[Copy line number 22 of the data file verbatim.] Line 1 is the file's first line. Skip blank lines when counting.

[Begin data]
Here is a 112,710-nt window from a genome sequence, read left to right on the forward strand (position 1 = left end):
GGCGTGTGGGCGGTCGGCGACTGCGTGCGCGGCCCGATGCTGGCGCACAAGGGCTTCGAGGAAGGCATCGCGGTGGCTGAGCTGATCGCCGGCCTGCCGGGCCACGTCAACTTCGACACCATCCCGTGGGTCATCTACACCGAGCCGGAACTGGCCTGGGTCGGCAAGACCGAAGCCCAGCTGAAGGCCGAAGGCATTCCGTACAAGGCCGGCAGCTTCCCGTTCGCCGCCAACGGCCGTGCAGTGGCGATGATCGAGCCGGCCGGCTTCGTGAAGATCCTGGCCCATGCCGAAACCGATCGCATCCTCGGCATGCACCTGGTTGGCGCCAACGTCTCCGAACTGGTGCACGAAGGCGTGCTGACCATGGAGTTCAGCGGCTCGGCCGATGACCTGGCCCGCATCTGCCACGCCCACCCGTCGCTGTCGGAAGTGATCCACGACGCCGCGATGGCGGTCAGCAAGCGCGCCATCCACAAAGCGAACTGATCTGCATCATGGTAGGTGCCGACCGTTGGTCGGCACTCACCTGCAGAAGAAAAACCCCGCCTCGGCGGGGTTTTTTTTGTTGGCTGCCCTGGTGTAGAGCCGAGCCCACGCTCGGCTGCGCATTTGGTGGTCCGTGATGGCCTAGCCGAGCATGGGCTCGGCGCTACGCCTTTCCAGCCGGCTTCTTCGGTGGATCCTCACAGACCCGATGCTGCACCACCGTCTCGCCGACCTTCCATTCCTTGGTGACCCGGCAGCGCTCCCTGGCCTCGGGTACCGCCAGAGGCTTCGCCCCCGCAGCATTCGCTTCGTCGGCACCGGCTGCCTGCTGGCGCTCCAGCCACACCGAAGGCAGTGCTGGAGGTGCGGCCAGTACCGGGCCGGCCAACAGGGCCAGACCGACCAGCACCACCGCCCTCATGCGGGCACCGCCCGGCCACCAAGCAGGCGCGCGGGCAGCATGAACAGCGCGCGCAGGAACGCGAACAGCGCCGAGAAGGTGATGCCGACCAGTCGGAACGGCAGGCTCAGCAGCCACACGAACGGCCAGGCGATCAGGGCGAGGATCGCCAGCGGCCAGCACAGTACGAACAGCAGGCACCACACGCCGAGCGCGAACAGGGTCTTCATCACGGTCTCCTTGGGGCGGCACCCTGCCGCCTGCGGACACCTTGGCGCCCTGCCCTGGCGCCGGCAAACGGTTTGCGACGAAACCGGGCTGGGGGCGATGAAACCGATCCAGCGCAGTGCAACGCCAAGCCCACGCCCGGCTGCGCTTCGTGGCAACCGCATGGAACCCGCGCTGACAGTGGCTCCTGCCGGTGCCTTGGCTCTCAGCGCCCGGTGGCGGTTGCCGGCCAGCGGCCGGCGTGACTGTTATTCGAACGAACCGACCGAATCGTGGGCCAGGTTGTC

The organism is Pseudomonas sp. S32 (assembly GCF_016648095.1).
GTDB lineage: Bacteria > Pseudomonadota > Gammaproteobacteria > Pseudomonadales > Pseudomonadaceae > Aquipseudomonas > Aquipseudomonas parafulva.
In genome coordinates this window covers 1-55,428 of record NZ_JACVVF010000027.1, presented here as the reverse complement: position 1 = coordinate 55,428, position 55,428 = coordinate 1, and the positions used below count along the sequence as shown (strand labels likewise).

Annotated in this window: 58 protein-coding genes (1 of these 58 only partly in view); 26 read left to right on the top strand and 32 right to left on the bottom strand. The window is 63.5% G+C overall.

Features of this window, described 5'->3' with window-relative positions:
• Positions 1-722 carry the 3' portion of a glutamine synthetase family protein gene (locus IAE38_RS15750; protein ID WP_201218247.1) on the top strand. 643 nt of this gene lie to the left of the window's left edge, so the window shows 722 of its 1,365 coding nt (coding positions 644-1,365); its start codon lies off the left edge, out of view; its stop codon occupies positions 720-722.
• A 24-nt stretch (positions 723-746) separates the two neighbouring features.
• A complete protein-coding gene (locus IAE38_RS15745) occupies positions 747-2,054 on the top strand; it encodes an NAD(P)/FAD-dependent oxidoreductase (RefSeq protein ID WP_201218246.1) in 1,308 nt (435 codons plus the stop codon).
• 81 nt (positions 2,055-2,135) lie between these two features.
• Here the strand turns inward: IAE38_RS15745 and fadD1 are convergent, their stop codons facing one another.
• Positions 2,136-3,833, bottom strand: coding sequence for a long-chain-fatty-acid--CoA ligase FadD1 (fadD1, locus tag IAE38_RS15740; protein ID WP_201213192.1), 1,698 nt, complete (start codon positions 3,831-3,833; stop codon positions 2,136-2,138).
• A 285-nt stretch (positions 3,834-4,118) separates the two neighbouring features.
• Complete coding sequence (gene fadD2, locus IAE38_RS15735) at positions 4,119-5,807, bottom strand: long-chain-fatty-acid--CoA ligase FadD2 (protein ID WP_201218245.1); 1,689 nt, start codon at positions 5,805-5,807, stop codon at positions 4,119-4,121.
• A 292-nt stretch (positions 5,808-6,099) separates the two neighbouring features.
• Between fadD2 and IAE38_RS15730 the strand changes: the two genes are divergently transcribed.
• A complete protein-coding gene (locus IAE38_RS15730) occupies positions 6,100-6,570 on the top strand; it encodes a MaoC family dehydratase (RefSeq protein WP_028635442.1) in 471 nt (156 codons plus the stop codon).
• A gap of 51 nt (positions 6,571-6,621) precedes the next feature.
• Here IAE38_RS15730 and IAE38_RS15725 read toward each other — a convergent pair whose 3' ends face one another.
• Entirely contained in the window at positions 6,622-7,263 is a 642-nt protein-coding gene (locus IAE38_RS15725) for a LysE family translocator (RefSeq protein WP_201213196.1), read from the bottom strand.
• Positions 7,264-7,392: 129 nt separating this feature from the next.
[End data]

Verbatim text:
• Positions 7,264-7,392: 129 nt separating this feature from the next.